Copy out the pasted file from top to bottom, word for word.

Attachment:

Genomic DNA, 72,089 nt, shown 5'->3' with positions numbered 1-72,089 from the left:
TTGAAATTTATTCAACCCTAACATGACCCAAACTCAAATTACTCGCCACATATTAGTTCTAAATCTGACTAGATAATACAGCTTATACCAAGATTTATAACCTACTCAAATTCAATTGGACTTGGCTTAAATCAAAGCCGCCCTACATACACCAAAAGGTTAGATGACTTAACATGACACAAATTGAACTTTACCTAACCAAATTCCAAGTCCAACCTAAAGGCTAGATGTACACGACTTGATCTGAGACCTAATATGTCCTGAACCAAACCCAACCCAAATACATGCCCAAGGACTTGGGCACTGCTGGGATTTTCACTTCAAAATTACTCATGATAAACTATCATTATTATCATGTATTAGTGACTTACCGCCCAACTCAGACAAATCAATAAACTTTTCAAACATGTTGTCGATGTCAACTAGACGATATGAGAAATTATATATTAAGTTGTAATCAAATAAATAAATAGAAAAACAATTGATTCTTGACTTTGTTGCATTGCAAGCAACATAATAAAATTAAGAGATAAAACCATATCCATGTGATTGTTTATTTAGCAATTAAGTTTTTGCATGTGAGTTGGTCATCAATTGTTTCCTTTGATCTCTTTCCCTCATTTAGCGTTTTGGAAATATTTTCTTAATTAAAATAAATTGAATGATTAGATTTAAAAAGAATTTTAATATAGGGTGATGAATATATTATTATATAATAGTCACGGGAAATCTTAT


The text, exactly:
Genomic DNA, 72,089 nt, shown 5'->3' with positions numbered 1-72,089 from the left:
TTGAAATTTATTCAACCCTAACATGACCCAAACTCAAATTACTCGCCACATATTAGTTCTAAATCTGACTAGATAATACAGCTTATACCAAGATTTATAACCTACTCAAATTCAATTGGACTTGGCTTAAATCAAAGCCGCCCTACATACACCAAAAGGTTAGATGACTTAACATGACACAAATTGAACTTTACCTAACCAAATTCCAAGTCCAACCTAAAGGCTAGATGTACACGACTTGATCTGAGACCTAATATGTCCTGAACCAAACCCAACCCAAATACATGCCCAAGGACTTGGGCACTGCTGGGATTTTCACTTCAAAATTACTCATGATAAACTATCATTATTATCATGTATTAGTGACTTACCGCCCAACTCAGACAAATCAATAAACTTTTCAAACATGTTGTCGATGTCAACTAGACGATATGAGAAATTATATATTAAGTTGTAATCAAATAAATAAATAGAAAAACAATTGATTCTTGACTTTGTTGCATTGCAAGCAACATAATAAAATTAAGAGATAAAACCATATCCATGTGATTGTTTATTTAGCAATTAAGTTTTTGCATGTGAGTTGGTCATCAATTGTTTCCTTTGATCTCTTTCCCTCATTTAGCGTTTTGGAAATATTTTCTTAATTAAAATAAATTGAATGATTAGATTTAAAAAGAATTTTAATATAGGGTGATGAATATATTATTATATAATAGTCACGGGAAATCTTAT